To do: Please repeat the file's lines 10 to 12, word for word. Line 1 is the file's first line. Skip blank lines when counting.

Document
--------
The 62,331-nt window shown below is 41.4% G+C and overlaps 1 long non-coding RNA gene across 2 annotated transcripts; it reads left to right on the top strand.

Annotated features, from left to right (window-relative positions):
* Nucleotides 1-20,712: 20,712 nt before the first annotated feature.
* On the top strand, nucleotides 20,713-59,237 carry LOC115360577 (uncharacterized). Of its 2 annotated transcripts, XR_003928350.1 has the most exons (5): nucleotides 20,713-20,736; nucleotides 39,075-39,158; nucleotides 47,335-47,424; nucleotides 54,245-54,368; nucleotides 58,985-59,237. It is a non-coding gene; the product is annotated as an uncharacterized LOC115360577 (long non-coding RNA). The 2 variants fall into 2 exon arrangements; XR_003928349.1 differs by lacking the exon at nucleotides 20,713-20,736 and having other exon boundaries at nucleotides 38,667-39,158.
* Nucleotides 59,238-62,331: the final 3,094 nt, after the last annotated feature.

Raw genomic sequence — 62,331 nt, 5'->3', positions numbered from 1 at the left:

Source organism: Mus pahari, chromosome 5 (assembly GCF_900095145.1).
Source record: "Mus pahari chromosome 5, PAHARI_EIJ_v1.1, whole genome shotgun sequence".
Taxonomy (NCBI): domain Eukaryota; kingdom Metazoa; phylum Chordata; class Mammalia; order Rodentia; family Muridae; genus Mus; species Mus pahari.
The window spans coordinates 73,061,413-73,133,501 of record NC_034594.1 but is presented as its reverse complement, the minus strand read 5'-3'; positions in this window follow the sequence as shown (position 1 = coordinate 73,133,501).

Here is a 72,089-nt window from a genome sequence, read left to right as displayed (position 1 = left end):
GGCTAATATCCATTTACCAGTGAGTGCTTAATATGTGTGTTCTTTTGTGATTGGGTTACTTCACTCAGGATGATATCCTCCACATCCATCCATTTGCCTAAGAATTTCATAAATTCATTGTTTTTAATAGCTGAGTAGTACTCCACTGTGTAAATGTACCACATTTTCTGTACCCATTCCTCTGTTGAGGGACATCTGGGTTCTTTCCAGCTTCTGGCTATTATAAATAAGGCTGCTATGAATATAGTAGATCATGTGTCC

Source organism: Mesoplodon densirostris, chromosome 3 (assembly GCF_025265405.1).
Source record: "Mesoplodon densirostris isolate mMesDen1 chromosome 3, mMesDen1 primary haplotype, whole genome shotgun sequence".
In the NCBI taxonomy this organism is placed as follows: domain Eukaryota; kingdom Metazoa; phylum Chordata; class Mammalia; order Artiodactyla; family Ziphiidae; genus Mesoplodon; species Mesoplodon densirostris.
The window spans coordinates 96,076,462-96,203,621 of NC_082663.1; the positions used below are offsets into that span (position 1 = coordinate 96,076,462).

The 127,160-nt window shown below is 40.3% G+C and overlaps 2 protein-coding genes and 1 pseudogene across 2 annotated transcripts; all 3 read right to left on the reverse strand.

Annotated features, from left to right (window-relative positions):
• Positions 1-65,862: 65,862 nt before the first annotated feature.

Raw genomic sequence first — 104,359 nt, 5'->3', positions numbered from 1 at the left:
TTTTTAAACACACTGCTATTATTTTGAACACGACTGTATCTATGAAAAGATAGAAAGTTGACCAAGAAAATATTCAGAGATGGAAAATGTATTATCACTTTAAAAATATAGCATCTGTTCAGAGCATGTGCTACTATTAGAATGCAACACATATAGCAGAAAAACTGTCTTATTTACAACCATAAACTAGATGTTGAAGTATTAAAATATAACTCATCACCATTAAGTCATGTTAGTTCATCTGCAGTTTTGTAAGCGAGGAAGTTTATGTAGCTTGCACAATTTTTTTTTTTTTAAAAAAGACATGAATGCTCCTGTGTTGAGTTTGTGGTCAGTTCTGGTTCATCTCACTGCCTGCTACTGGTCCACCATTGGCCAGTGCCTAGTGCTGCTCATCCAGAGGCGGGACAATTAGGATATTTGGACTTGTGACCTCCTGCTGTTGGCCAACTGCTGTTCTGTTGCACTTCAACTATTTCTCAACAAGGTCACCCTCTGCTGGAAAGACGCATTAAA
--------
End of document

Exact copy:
The window spans coordinates 73,061,413-73,133,501 of record NC_034594.1 but is presented as its reverse complement, the minus strand read 5'-3'; positions in this window follow the sequence as shown (position 1 = coordinate 73,133,501).

Here is a 72,089-nt window from a genome sequence, read left to right as displayed (position 1 = left end):
GGCTAATATCCATTTACCAGTGAGTGCTTAATATGTGTGTTCTTTTGTGATTGGGTTACTTCACTCAGGATGATATCCTCCACATCCATCCATTTGCCTAAGAATTTCATAAATTCATTGTTTTTAATAGCTGAGTAGTACTCCACTGTGTAAATGTACCACATTTTCTGTACCCATTCCTCTGTTGAGGGACATCTGGGTTCTTTCCAGCTTCTGGCTATTATAAATAAGGCTGCTATGAATATAGTAGATCATGTGTCC